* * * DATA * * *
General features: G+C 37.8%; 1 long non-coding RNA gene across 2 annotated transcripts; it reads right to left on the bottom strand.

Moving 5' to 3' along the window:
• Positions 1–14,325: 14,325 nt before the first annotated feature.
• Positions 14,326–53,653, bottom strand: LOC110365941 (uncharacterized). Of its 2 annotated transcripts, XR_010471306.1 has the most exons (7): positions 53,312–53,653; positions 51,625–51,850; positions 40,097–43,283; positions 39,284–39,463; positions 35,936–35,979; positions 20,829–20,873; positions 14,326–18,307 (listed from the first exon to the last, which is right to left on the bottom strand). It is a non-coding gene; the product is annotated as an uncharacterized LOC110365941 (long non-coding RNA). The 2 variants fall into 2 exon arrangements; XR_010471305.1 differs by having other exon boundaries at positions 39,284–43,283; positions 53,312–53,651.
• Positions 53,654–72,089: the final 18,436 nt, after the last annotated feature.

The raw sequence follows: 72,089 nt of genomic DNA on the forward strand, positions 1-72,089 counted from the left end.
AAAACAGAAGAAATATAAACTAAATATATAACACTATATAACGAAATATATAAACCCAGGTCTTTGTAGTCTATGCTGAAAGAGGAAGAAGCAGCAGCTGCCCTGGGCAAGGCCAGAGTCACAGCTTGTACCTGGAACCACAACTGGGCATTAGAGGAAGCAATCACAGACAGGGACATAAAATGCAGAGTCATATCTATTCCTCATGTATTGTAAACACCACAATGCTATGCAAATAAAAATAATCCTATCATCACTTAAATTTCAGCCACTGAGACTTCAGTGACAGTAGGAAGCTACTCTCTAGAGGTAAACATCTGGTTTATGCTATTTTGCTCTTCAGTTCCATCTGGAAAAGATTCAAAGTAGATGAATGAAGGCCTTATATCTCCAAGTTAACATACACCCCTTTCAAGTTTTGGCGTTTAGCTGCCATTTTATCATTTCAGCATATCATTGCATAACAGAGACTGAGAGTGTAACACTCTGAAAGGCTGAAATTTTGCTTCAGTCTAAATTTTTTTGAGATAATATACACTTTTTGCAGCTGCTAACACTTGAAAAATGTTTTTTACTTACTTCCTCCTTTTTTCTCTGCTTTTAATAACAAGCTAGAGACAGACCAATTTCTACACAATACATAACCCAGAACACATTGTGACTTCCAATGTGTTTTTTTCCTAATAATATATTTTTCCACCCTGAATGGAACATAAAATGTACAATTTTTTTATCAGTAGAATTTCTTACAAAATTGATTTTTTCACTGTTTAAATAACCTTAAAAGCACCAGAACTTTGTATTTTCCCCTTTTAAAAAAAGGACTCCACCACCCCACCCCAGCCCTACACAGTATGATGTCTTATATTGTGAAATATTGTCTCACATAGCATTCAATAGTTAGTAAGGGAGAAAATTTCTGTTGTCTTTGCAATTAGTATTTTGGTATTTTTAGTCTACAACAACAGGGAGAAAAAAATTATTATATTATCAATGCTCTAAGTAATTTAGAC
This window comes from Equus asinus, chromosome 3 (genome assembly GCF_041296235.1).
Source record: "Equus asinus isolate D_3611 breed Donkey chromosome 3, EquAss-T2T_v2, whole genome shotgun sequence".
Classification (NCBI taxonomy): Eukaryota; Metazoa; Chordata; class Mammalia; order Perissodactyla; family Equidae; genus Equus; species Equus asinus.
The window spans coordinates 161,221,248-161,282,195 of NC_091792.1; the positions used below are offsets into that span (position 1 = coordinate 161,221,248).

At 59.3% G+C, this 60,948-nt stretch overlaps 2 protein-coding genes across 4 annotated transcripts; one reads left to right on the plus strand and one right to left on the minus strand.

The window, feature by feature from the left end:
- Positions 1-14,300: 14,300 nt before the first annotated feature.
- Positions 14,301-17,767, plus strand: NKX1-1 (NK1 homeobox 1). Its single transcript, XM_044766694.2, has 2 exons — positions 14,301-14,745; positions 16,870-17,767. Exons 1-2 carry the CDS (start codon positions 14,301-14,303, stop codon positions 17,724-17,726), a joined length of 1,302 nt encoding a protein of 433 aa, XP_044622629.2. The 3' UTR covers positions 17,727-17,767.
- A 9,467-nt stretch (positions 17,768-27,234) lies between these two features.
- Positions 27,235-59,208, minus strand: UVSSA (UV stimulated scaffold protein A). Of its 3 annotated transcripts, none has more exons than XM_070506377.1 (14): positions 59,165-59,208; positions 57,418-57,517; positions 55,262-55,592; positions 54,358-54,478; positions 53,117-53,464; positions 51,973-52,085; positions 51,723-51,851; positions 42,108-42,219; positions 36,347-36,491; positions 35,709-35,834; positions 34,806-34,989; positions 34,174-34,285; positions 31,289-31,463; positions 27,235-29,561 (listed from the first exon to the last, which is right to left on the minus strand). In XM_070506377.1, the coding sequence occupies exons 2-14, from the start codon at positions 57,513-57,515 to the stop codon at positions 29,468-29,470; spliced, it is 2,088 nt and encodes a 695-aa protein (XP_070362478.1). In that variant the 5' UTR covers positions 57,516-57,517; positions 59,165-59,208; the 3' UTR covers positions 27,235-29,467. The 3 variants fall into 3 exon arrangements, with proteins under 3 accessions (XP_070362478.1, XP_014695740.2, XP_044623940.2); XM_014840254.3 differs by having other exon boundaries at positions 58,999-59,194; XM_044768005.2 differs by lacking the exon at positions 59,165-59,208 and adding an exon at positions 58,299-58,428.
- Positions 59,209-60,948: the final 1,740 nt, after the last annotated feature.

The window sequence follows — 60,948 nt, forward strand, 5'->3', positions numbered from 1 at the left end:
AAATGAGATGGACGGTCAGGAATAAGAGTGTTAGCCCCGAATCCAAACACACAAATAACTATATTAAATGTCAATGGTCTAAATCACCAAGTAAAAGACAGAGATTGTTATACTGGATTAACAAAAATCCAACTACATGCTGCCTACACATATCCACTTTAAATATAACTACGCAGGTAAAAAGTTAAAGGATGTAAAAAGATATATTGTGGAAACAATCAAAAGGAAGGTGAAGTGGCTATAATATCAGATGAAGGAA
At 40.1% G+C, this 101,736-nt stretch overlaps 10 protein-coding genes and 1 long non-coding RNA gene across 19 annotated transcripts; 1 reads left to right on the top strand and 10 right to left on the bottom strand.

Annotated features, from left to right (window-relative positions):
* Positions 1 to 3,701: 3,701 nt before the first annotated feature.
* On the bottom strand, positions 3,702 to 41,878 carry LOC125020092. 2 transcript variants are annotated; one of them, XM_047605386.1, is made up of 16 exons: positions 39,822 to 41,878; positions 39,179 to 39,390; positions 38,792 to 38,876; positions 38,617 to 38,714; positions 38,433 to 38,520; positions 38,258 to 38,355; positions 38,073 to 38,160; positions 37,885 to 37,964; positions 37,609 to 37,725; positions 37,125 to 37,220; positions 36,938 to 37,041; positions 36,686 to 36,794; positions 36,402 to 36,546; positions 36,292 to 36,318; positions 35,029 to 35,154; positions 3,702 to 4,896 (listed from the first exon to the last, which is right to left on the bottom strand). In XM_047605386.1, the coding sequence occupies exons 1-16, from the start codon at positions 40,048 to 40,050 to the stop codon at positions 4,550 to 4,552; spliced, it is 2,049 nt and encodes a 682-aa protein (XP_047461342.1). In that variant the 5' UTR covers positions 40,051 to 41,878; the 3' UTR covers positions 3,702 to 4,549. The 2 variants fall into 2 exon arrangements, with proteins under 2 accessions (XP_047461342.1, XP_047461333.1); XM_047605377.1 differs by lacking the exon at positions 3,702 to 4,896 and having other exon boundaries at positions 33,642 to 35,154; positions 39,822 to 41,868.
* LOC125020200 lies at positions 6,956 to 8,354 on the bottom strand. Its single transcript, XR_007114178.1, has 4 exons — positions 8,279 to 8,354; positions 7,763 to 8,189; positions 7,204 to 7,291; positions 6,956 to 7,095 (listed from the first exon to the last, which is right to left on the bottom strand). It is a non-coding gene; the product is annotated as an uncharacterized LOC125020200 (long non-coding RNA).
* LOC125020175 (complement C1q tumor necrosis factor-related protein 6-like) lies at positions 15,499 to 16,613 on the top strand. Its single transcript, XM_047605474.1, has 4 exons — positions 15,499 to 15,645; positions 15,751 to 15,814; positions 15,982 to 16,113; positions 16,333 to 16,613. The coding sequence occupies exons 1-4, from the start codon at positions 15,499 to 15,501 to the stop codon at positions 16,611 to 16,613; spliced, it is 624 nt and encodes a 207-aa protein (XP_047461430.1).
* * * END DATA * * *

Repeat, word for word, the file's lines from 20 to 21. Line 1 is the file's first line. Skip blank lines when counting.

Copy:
AAATGAGATGGACGGTCAGGAATAAGAGTGTTAGCCCCGAATCCAAACACACAAATAACTATATTAAATGTCAATGGTCTAAATCACCAAGTAAAAGACAGAGATTGTTATACTGGATTAACAAAAATCCAACTACATGCTGCCTACACATATCCACTTTAAATATAACTACGCAGGTAAAAAGTTAAAGGATGTAAAAAGATATATTGTGGAAACAATCAAAAGGAAGGTGAAGTGGCTATAATATCAGATGAAGGAA
At 40.1% G+C, this 101,736-nt stretch overlaps 10 protein-coding genes and 1 long non-coding RNA gene across 19 annotated transcripts; 1 reads left to right on the top strand and 10 right to left on the bottom strand.